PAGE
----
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Your Position: Home - Automobiles & Motorcycles - How to Choose Brake Parts?

How to Choose Brake Parts?

Brake pads are one of the more important but also most misunderstood and mysterious parts of your car. They have the undeniably important task of safely slowing down your car no matter what the speed or situation may be. Browsing the pages of FCP Euro’s website will bring up a vast array of brake pads and compounds. You’ll often see terms like ceramic, organic, and semi-metallic and be unsure which to choose. Questions like which offers the best stopping power or lowest dust, and which brake pads last the longest are common? Well, wonder no more as we explain the different brake pad compounds to help you know how to choose the best brake pads for your car.

 

 

Chances are, the brake pads that came with your car from the factory are an organic compound brake pad. In an organic brake pad, various organic components such as carbon, kevlar, glass, and rubber are bound together with a high-temperature resin. These OEM and Genuine brake pads are often called Non-Asbestos Organic (NAO) brake pads to differentiate them from cheaper organic pads that still use asbestos as a friction component due to the health risks associated with asbestos. 

Most brake pads that are not specifically labeled as semi-metallic or ceramic are organic brake pads. Because of the different mixes of different organic compounds, performance, price, and quality can vary significantly. The only real rule is that organic compound pads have less than 30% metallic content. 

An organic compound brake pad offers the driver sure stopping power, with a strong initial bite and quiet, smooth operation. This means that organic brake pads are less likely to squeak and squeal than some other types. Organic brake pads also tend to be fairly gentle on brake rotors, but the brake pads themselves wear out more quickly than other options.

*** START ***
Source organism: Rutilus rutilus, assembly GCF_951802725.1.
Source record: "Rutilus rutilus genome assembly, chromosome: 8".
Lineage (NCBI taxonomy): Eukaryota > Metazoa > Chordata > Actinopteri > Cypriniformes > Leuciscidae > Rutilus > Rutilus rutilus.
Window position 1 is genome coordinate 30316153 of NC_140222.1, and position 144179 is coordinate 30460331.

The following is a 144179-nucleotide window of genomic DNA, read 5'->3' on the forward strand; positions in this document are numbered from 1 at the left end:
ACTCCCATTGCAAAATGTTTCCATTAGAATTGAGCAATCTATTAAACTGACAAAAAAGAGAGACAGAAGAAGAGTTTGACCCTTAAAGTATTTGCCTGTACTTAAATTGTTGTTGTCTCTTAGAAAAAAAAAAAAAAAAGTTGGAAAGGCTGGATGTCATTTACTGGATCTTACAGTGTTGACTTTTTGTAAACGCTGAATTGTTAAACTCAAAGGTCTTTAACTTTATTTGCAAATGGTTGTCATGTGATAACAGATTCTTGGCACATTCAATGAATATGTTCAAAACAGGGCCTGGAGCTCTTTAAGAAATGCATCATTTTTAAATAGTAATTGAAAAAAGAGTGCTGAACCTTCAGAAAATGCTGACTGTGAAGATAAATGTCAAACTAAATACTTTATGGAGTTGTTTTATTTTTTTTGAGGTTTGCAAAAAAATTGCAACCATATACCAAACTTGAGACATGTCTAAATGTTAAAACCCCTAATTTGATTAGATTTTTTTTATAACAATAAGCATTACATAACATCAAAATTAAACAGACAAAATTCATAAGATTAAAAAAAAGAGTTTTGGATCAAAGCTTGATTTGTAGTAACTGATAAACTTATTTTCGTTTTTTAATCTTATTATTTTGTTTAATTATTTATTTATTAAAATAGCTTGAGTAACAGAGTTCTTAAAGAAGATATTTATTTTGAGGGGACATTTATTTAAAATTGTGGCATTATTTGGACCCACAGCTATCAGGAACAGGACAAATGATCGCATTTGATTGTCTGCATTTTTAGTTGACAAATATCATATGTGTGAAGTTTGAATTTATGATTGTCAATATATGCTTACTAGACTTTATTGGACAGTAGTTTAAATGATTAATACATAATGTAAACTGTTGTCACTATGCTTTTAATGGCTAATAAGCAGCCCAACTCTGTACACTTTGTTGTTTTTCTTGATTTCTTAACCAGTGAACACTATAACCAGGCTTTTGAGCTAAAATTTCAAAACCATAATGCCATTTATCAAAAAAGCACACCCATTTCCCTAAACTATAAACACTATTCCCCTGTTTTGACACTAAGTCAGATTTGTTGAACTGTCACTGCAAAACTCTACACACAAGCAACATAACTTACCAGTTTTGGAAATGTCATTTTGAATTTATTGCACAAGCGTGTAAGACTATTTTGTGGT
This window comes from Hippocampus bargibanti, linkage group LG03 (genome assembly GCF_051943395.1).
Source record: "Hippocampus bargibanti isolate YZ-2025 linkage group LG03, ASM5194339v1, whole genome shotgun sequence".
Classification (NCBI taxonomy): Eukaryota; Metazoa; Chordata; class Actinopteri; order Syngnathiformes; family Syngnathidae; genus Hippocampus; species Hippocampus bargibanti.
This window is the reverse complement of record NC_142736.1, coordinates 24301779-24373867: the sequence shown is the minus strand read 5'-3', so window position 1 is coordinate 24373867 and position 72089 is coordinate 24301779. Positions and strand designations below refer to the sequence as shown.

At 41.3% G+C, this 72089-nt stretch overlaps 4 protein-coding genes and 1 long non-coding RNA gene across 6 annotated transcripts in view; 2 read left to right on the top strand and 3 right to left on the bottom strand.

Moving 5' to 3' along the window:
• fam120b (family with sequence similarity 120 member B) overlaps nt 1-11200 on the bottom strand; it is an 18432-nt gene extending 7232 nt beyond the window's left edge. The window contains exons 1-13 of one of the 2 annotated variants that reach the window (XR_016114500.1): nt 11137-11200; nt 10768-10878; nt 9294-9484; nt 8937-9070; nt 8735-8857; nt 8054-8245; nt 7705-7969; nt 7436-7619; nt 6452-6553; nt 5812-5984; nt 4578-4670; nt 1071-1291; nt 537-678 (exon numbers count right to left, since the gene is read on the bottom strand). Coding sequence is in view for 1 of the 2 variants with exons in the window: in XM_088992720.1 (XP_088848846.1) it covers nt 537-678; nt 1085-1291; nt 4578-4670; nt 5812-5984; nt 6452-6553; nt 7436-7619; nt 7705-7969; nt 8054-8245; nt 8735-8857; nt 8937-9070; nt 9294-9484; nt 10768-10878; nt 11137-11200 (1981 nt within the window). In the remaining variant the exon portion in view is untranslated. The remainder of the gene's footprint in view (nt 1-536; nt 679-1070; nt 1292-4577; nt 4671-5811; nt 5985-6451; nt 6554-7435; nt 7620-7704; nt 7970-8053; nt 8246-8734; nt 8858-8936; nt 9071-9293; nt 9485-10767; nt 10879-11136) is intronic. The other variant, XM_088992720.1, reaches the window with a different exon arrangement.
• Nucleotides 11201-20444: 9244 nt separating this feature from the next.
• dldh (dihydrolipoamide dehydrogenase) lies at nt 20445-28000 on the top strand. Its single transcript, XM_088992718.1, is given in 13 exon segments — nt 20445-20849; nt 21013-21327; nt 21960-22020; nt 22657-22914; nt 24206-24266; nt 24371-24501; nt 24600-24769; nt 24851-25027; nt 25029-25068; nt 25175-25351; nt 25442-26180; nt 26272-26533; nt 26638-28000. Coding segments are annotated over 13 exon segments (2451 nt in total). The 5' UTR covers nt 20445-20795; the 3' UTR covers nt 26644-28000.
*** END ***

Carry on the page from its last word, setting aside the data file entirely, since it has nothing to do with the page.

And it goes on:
Like any BMW, Mercedes, Audi, or VW owner will also tell you, organic brake pad compounds tend to be very dusty, with the dark and sticky dust as evidence of the carbon and kevlar compounds used in these pads. Organic brake pads generally don’t work well over very wide temperature ranges and will lose stopping power quickly or “fade” once they get too hot. An organic brake pad is also more compressible than ceramic or semi-metallic compounds, which means they are more likely to feel soft or ‘mushy’ under heavy braking. 

If you are looking to maintain factory-like braking performance for a reasonable price and don’t mind the brake dust, organic compound brake pads are an excellent choice for many German car drivers. They’re more than likely the type of brake pads that your car came with from the factory. Many of the brake kits sold by FCP Euro include organic compound pads from OE suppliers such as Textar, TRW, ATE, and Pagid. These all offer genuine performance for a fraction of the price. 

Although organic brake pads are not as good in performance applications as a semi-metallic, there are performance-oriented organic brake pads. EBC YellowStuff, for example, is an example of a performance organic brake pad. They offer a strong cold bite and generally good performance with relatively low noise but produce a good amount of dust. However, when they are pushed beyond their operating range, such as in heavy track use, the brake pad will lose pedal feel, wear more quickly, and lose stopping power until it cools. 

 

What Are Hybrid & Advanced Organic Brake Pads?

Many of the popular modern performance brake pads could be classified as a new kind of pad that technically falls under an organic label due to its core materials but offers higher performance than a traditional organic brake pad. Many Hawk brake pads, for example, are comprised of their “ferro-carbon” compound. Depending on the exact formula, Hawk sport brake pads may have a mix of organic, metallic, and ceramic components to optimize daily performance, increase high-temperature performance, or reduce dust.

Another type of hybrid organic brake pad includes Para-Aramid compounds. Para-Aramid brake pads have a higher metallic content than typical organic pads, along with kevlar and Aramid-2, a synthetic fiber designed to replace asbestos. They tend to have very stable and consistent torque characteristics over a wide temperature range and further blur the line between what we think of when it comes to an organic pad. Stoptech Sport brake pads are one of the more popular Para-Aramid-based brake pads. 

Organic Brake Pad Advantages

Organic Brake Pad Disadvantages

Quiet operation (less likely to squeal)

Dusty (dark and usually sticks to wheels)

Strong initial bite for confident braking

Pads wear more quickly

Rotor-friendly - will not heavily wear brake rotors 

Narrow performance range; doesn’t like to be overheated

Strong value - usually less expensive than other compounds